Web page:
Introduction: Whole body CT (WBCT) scan is known to be associated with significant radiation risk especially in pediatric trauma patients. The aim of this study was to assess the use WBCT scan across trauma centers for the management of pediatric trauma patients. Methods: We performed a two year (2011-2012) retrospective analysis of the National Trauma Data Bank. Pediatric (age. ≤. 18. years) trauma patients managed in level I or II adult or pediatric trauma centers with a head, neck, thoracic, or abdominal CT scan were included. WBCT scan was defined as CT scan of the head, neck, thorax, and abdomen. Patients were stratified into two groups: patients managed in adult centers and patients managed in designated pediatric centers. Outcome measure was use of WBCT. Multivariate logistic regression analysis was performed. Results: A total of 30,667 pediatric trauma patients were included of which; 38.3% (n = 11,748) were managed in designated pediatric centers. 26.1% (n = 8013) patients received a WBCT. The use of WBCT scan was significantly higher in adult trauma centers in comparison to pediatric centers (31.4% vs. 17.6%, p = 0.001). There was no difference in mortality rate between the two groups (2.2% vs. 2.1%, p = 0.37). After adjusting for all confounding factors, pediatric patients managed in adult centers were 1.8 times more likely to receive a WBCT compared to patients managed in pediatric centers (OR [95% CI]: 1.8 [1.3-2.1], p = 0.001). Conclusions: Variability exists in the use of WBCT scan across trauma centers with no difference in patient outcomes. Pediatric patients managed in adult trauma centers were more likely to be managed with WBCT, increasing their risk for radiation without a difference in outcomes. Establishing guidelines for minimizing the use of WBCT across centers is warranted.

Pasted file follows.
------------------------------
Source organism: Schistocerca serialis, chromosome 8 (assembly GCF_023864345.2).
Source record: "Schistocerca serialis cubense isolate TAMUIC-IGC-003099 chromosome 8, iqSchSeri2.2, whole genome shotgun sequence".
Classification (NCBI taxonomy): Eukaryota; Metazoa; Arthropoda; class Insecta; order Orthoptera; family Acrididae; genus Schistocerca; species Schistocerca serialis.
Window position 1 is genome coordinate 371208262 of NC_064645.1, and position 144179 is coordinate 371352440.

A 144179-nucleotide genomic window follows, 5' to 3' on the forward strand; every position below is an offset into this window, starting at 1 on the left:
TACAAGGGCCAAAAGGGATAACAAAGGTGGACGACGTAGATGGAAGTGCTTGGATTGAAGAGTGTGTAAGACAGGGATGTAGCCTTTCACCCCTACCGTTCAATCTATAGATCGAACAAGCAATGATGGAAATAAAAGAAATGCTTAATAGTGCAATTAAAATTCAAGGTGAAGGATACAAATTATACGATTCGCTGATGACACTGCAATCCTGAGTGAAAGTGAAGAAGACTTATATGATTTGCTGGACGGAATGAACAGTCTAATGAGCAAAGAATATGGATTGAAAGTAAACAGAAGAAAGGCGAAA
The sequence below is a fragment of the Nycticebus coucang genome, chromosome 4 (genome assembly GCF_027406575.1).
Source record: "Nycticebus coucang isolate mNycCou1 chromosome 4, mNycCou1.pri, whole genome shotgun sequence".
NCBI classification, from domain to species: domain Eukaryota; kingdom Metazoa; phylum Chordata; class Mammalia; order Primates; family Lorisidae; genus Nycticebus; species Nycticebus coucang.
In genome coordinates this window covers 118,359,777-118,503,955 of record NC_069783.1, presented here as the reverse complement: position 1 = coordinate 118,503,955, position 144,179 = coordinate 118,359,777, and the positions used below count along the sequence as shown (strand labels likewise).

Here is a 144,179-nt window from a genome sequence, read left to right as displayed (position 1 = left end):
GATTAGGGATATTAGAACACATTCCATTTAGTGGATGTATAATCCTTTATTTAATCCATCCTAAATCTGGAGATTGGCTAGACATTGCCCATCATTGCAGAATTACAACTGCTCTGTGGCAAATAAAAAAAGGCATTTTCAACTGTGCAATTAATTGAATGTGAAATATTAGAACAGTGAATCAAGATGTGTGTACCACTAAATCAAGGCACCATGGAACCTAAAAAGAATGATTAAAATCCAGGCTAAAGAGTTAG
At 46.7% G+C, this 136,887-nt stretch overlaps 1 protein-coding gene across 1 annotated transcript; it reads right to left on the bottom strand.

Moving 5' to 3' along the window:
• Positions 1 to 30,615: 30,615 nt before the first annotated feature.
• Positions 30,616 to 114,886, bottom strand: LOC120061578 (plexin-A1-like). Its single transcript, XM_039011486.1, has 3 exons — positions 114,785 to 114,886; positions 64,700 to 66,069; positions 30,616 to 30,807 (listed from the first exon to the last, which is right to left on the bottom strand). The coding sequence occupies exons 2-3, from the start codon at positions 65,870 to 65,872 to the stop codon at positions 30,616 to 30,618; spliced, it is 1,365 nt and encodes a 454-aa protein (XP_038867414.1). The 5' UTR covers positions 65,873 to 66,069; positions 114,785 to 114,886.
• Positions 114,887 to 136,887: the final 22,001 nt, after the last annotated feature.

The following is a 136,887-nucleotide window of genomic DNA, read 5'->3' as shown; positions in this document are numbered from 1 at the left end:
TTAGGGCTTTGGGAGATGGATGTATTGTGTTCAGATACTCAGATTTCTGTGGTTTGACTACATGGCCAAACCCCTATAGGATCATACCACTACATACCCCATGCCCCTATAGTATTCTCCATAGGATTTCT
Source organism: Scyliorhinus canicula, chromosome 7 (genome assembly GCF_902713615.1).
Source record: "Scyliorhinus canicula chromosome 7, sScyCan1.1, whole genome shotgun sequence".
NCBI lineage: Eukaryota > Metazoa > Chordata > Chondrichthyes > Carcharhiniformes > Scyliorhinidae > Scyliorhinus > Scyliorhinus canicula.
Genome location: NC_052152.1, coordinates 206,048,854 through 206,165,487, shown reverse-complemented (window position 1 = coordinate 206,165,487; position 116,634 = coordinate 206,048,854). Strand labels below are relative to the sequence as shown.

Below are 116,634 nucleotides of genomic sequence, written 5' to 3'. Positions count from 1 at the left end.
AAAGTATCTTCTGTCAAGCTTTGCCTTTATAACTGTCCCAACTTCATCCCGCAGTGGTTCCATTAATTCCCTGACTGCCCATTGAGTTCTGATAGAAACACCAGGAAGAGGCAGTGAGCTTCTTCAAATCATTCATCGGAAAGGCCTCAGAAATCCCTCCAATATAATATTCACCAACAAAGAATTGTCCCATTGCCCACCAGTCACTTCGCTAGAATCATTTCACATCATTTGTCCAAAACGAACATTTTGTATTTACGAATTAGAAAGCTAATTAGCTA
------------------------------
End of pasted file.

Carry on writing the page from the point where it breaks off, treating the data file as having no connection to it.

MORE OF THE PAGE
- Radiation risk in pediatrics
- Scan utilization by trauma centers
- Scanning differences in adult and pediatric centers
- Whole body CT scan in pediatrics
ASJC Scopus subject areas
- Pediatrics, Perinatology, and Child Health